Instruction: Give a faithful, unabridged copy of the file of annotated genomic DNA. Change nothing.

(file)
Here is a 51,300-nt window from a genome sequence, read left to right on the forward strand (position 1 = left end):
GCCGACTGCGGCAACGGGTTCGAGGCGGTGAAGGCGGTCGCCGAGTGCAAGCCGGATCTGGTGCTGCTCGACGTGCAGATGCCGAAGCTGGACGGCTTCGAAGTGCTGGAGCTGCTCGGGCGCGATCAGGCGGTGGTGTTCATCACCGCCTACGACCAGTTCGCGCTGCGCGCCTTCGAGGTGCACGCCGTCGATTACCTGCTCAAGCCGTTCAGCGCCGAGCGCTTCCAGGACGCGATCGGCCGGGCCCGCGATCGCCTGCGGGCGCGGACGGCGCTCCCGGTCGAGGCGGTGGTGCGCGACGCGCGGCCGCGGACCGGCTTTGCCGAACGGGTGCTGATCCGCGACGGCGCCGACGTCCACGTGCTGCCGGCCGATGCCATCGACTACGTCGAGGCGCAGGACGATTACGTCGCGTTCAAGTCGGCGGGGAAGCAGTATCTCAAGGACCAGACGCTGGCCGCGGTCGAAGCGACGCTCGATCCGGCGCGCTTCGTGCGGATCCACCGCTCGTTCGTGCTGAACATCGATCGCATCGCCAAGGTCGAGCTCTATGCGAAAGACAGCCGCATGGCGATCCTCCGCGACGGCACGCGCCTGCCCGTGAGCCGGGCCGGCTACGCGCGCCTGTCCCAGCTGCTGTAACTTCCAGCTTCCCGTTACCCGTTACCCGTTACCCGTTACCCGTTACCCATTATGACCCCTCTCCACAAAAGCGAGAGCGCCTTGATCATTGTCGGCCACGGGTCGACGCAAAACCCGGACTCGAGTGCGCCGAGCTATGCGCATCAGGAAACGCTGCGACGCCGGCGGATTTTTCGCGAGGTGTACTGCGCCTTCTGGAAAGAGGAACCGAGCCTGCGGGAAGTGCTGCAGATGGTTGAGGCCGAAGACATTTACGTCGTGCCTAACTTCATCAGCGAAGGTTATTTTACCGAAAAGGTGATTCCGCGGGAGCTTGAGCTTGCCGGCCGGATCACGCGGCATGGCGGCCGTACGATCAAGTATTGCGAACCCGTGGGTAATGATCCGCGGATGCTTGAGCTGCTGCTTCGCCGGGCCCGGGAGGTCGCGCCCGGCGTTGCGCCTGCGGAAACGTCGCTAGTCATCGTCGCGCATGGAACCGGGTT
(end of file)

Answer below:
Here is a 51,300-nt window from a genome sequence, read left to right on the forward strand (position 1 = left end):
GCCGACTGCGGCAACGGGTTCGAGGCGGTGAAGGCGGTCGCCGAGTGCAAGCCGGATCTGGTGCTGCTCGACGTGCAGATGCCGAAGCTGGACGGCTTCGAAGTGCTGGAGCTGCTCGGGCGCGATCAGGCGGTGGTGTTCATCACCGCCTACGACCAGTTCGCGCTGCGCGCCTTCGAGGTGCACGCCGTCGATTACCTGCTCAAGCCGTTCAGCGCCGAGCGCTTCCAGGACGCGATCGGCCGGGCCCGCGATCGCCTGCGGGCGCGGACGGCGCTCCCGGTCGAGGCGGTGGTGCGCGACGCGCGGCCGCGGACCGGCTTTGCCGAACGGGTGCTGATCCGCGACGGCGCCGACGTCCACGTGCTGCCGGCCGATGCCATCGACTACGTCGAGGCGCAGGACGATTACGTCGCGTTCAAGTCGGCGGGGAAGCAGTATCTCAAGGACCAGACGCTGGCCGCGGTCGAAGCGACGCTCGATCCGGCGCGCTTCGTGCGGATCCACCGCTCGTTCGTGCTGAACATCGATCGCATCGCCAAGGTCGAGCTCTATGCGAAAGACAGCCGCATGGCGATCCTCCGCGACGGCACGCGCCTGCCCGTGAGCCGGGCCGGCTACGCGCGCCTGTCCCAGCTGCTGTAACTTCCAGCTTCCCGTTACCCGTTACCCGTTACCCGTTACCCGTTACCCATTATGACCCCTCTCCACAAAAGCGAGAGCGCCTTGATCATTGTCGGCCACGGGTCGACGCAAAACCCGGACTCGAGTGCGCCGAGCTATGCGCATCAGGAAACGCTGCGACGCCGGCGGATTTTTCGCGAGGTGTACTGCGCCTTCTGGAAAGAGGAACCGAGCCTGCGGGAAGTGCTGCAGATGGTTGAGGCCGAAGACATTTACGTCGTGCCTAACTTCATCAGCGAAGGTTATTTTACCGAAAAGGTGATTCCGCGGGAGCTTGAGCTTGCCGGCCGGATCACGCGGCATGGCGGCCGTACGATCAAGTATTGCGAACCCGTGGGTAATGATCCGCGGATGCTTGAGCTGCTGCTTCGCCGGGCCCGGGAGGTCGCGCCCGGCGTTGCGCCTGCGGAAACGTCGCTAGTCATCGTCGCGCATGGAACCGGGTT